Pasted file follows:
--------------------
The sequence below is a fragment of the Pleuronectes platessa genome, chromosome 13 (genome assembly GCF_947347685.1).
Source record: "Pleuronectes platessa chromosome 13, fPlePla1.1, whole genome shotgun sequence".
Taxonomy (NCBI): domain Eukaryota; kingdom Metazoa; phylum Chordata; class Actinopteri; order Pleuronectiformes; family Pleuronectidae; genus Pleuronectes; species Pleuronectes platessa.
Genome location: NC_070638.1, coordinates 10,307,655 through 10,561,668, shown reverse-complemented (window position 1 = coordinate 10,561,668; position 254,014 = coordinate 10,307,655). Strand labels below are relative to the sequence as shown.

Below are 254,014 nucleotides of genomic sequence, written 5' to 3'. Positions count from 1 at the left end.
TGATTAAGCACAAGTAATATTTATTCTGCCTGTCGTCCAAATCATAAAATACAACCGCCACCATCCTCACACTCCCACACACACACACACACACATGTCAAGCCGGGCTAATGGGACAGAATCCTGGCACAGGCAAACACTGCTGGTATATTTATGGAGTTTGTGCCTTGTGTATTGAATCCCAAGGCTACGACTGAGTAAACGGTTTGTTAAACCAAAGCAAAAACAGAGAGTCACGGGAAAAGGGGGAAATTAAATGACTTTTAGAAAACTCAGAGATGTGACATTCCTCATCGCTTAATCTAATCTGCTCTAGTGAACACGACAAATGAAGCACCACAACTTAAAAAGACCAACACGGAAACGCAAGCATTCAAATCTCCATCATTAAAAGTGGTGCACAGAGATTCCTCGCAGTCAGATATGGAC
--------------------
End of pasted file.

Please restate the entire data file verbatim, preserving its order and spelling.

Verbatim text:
The sequence below is a fragment of the Pleuronectes platessa genome, chromosome 13 (genome assembly GCF_947347685.1).
Source record: "Pleuronectes platessa chromosome 13, fPlePla1.1, whole genome shotgun sequence".
Taxonomy (NCBI): domain Eukaryota; kingdom Metazoa; phylum Chordata; class Actinopteri; order Pleuronectiformes; family Pleuronectidae; genus Pleuronectes; species Pleuronectes platessa.
Genome location: NC_070638.1, coordinates 10,307,655 through 10,561,668, shown reverse-complemented (window position 1 = coordinate 10,561,668; position 254,014 = coordinate 10,307,655). Strand labels below are relative to the sequence as shown.

Below are 254,014 nucleotides of genomic sequence, written 5' to 3'. Positions count from 1 at the left end.
TGATTAAGCACAAGTAATATTTATTCTGCCTGTCGTCCAAATCATAAAATACAACCGCCACCATCCTCACACTCCCACACACACACACACACACATGTCAAGCCGGGCTAATGGGACAGAATCCTGGCACAGGCAAACACTGCTGGTATATTTATGGAGTTTGTGCCTTGTGTATTGAATCCCAAGGCTACGACTGAGTAAACGGTTTGTTAAACCAAAGCAAAAACAGAGAGTCACGGGAAAAGGGGGAAATTAAATGACTTTTAGAAAACTCAGAGATGTGACATTCCTCATCGCTTAATCTAATCTGCTCTAGTGAACACGACAAATGAAGCACCACAACTTAAAAAGACCAACACGGAAACGCAAGCATTCAAATCTCCATCATTAAAAGTGGTGCACAGAGATTCCTCGCAGTCAGATATGGAC